Hang Do Thi Duc / New York, USA — Mrz 13, 2017
The hunger for data is insatiable. We are no longer just buying things with money, but are paying for our digital experiences with the data we produce online. The data delusion even now touches the art world with museums tracking their visitors, which might even influence curatorial decisions.
Still, most people don’t have a relation to their »Data Selves«. Artist and technologist Hang Do Thi Duc now wants to change this with her project Me And My Facebook Data, that she carried out for Web Residencies No. 1, 2017 by Solitude & ZKM curated by Tatiana Bazzichelli on the topic »Blowing the Whistle, Questioning Evidence«. She wants to enable other users to track themselves to gain a personal perspective on data mining. Read an interview with the artist and find out more about your own data self uploading your Facebook data to the projects website.
Concept for the web residencies
For the past year I have been working on a project called Data Selfie, an installation (22-8miles.com/data-selfie/) and a Chrome Extension (dataselfie.it) that provide a personal perspective on data mining, predictive analytics and our online data identity through Facebook. I created this to track myself on Facebook and (later in collaboration with Regina Flores Mir) to enable other users to track themselves on the platform. That data can then be analysed and predictions can be made. For the Web Residency with Akademie Schloss Solitude and ZKM I proposed an expansion and in a way another attempt in researching the ever emerging question of »What does Facebook know about me?«
Facebook users are able to download a copy of their historical data. One can scroll through all the raw information. And although I am skeptical that this actually contains everything, I believe it is a foundation for analysis – an aggregated view on all locations I logged into Facebook, from where I uploaded my photos, what photos I post, what topics I discuss in my private messages, when I gained the most friends and more. To go even further one could infer a personality profile based on this data. The main goal is to show the potential of this data paired with algorithms and provoke thinking and discussions about the real life impact. It’s a call for us all to have a relationship with our data selves, the data profiles especially companies have created of us and how these might give insights to our lives and identities we are not considering – or in most cases not enough.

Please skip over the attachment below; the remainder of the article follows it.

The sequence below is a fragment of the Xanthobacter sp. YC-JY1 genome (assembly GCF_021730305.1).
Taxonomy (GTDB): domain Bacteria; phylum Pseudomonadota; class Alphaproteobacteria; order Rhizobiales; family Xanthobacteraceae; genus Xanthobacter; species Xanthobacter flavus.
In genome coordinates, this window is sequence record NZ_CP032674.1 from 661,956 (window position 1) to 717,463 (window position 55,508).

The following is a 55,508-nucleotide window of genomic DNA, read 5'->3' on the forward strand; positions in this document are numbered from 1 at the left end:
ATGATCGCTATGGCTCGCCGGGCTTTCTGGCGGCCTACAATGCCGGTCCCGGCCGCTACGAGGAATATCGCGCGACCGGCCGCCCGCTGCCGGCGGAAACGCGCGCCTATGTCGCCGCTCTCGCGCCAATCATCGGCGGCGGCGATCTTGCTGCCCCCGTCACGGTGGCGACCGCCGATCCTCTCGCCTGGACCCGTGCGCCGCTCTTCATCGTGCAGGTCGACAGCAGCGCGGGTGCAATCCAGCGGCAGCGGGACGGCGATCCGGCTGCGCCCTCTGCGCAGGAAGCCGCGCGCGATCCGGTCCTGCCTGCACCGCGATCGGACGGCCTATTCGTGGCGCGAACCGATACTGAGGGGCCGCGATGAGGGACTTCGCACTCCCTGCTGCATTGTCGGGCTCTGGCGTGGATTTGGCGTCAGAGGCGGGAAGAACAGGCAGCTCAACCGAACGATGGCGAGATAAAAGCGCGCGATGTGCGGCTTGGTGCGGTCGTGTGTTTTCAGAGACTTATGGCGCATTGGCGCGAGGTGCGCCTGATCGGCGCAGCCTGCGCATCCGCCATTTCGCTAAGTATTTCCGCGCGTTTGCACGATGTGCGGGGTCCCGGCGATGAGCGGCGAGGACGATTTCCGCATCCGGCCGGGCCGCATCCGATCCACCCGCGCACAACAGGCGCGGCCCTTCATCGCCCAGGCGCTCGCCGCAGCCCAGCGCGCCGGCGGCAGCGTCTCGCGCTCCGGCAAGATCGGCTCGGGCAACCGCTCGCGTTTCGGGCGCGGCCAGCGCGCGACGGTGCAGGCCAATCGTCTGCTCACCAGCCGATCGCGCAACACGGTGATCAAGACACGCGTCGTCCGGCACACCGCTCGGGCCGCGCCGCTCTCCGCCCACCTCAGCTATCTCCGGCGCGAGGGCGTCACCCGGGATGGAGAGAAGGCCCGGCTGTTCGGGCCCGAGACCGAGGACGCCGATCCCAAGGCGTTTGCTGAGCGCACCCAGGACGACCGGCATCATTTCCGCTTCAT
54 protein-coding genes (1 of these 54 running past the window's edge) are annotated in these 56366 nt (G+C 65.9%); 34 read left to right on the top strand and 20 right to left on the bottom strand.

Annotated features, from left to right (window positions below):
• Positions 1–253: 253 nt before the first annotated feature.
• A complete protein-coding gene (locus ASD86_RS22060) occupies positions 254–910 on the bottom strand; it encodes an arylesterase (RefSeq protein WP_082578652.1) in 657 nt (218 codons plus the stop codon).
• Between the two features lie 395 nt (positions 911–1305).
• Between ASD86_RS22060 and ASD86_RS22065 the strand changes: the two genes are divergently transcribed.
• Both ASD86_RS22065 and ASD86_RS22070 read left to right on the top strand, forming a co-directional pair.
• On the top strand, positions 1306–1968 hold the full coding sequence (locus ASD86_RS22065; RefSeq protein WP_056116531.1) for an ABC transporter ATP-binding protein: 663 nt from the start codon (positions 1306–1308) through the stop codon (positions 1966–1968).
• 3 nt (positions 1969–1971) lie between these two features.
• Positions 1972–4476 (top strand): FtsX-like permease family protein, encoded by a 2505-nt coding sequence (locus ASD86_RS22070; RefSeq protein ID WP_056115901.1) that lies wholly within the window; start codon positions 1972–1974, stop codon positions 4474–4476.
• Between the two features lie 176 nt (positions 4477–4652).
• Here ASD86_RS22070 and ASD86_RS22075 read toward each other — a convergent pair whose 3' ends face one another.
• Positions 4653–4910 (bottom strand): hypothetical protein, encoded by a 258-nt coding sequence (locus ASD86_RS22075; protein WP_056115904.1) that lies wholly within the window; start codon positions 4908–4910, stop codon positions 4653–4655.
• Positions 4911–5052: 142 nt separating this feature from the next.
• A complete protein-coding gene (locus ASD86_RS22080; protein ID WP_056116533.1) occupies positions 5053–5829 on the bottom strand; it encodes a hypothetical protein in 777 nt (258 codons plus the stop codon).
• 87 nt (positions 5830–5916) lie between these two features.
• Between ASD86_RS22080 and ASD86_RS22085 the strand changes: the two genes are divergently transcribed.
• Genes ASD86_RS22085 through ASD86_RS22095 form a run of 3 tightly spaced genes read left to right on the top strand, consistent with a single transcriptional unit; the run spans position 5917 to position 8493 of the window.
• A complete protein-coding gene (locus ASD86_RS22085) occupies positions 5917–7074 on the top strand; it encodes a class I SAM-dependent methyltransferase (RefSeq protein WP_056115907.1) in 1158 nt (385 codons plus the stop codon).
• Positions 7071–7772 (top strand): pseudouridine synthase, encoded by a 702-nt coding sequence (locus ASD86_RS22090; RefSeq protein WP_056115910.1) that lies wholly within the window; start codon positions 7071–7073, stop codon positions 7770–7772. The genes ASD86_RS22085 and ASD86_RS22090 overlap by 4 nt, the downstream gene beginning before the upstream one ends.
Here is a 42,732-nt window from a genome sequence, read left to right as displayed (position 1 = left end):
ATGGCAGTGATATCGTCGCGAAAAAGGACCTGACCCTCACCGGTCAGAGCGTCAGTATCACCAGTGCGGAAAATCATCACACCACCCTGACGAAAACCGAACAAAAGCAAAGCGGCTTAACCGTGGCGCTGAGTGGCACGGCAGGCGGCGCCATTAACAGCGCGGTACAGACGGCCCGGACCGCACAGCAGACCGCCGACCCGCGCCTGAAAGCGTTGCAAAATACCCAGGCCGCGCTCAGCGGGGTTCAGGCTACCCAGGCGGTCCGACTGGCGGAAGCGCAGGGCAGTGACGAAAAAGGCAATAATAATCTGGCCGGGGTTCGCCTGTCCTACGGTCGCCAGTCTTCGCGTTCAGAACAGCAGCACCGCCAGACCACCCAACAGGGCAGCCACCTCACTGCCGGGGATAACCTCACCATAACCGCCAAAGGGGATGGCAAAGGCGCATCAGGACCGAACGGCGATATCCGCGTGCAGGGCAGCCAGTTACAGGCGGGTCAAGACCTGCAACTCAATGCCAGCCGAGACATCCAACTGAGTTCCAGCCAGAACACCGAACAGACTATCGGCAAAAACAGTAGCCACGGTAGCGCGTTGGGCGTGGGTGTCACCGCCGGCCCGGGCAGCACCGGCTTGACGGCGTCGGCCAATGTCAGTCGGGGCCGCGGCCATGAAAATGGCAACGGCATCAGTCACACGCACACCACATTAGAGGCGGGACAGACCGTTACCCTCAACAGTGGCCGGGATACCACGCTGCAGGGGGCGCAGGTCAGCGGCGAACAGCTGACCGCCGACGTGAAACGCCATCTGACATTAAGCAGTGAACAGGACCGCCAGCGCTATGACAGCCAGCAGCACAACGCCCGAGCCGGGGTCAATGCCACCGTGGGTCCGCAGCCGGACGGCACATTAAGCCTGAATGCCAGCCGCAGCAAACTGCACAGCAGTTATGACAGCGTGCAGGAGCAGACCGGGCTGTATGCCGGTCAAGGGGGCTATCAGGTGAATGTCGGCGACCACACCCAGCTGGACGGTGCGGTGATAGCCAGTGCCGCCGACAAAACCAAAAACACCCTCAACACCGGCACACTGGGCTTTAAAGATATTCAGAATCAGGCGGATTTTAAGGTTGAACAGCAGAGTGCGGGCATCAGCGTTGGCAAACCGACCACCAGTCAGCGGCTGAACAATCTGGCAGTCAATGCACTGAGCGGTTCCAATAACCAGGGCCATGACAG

At the moment I imagine the project result to be a website that assists users with gaining access to this new view of their Facebook data (no user data shall be stored!) that I am developing in this web residency.
First step: download your Facebook data!
Now what is the first step? Download your Facebook data! Go to facebook.com/settings and click »Download a copy of your Facebook data.« You should get a link to download your zip file within a few minutes. Unzip. Open the index.htm file in the browser of your choice. Be ready to get lost in past posts, events and conversations, and to be even surprised by some data points.
I for one did not expect to see more than 20 »Advertisers with your contact info« that I have never heard of before. There is a list of removed friends and deleted friend requests and of course all my friends with the date we connected (I am sure you will also realize you do not recognize some names in that list). Fun detail you get to know your »Friend Peer Group«, mine is »Starting Adult Life«. Furthermore, IP addresses are recorded every time I log in (in part with inferred estimated locations) and every time there I upload a photo.
It all comes down to: what do they track and what can be deduced from that. For example with the login time and location, Facebook can easily determine the city I live in, if and where I travel, how often and for how long, but also potentially when I wake up or go to bed, depending on the patterns of my everyday life. My data goes as far back as 2011, so I am genuinely interested what one could learn about me by looking at just my location data (through IP addresses)!
© 2022 Akademie Schloss Solitude and the author